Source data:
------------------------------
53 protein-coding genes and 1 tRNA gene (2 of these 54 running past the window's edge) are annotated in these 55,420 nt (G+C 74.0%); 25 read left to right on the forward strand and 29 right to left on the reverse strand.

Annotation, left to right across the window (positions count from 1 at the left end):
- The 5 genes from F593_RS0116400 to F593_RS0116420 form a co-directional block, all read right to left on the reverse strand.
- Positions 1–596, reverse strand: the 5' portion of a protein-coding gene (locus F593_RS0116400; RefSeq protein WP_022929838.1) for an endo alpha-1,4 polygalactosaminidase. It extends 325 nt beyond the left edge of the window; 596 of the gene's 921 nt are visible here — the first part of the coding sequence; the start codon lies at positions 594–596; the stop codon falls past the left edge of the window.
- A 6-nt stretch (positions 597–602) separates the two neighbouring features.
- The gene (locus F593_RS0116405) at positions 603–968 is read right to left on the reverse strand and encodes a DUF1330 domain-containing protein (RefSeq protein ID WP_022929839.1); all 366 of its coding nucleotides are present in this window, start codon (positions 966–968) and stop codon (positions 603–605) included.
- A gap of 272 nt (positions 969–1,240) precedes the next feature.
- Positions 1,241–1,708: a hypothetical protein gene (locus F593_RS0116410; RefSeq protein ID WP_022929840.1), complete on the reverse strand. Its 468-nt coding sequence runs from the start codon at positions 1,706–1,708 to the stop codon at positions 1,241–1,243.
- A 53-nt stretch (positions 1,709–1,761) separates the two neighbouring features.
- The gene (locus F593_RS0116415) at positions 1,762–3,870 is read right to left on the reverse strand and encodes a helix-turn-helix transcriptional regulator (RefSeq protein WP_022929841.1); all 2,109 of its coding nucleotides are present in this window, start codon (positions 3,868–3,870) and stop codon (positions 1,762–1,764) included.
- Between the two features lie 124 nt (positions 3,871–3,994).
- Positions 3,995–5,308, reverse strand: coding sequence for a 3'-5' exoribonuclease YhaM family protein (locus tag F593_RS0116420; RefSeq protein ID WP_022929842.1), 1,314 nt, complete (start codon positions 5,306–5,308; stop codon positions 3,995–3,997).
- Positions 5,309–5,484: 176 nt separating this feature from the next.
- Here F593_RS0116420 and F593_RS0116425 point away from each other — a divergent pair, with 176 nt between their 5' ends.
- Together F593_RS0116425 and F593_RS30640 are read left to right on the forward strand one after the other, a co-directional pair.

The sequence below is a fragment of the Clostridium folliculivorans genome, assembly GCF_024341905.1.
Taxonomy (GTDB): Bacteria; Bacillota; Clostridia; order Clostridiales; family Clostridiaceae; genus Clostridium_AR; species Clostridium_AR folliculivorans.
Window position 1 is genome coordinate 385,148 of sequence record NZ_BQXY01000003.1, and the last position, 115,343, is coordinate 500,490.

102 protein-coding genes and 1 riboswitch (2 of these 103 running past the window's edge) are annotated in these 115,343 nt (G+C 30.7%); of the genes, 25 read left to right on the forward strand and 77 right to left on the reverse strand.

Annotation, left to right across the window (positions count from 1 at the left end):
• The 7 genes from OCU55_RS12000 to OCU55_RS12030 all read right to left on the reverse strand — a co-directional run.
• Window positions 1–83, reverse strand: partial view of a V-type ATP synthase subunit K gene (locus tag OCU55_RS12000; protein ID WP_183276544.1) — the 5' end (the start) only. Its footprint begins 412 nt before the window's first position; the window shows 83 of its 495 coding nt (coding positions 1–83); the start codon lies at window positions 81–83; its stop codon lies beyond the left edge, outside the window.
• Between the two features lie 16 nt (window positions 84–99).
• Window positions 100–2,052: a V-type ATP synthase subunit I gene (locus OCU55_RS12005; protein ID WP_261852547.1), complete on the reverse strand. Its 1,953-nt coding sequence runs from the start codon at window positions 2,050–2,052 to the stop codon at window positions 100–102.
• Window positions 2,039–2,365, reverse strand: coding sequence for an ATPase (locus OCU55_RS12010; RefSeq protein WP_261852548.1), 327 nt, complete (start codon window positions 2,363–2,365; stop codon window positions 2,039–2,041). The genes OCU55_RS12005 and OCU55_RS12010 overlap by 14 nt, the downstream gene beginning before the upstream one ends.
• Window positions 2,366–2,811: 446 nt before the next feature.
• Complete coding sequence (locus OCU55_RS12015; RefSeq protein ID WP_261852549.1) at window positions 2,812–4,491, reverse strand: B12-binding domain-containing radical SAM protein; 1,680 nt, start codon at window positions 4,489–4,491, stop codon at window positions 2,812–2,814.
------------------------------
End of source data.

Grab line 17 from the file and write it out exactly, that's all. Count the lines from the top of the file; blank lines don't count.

Taxonomy (GTDB): Bacteria; Bacillota; Clostridia; order Clostridiales; family Clostridiaceae; genus Clostridium_AR; species Clostridium_AR folliculivorans.